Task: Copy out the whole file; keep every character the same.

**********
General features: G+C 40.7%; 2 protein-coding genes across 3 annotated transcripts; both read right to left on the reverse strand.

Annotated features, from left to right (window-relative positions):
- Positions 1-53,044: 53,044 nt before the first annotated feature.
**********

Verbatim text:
General features: G+C 40.7%; 2 protein-coding genes across 3 annotated transcripts; both read right to left on the reverse strand.

Annotated features, from left to right (window-relative positions):
- Positions 1-53,044: 53,044 nt before the first annotated feature.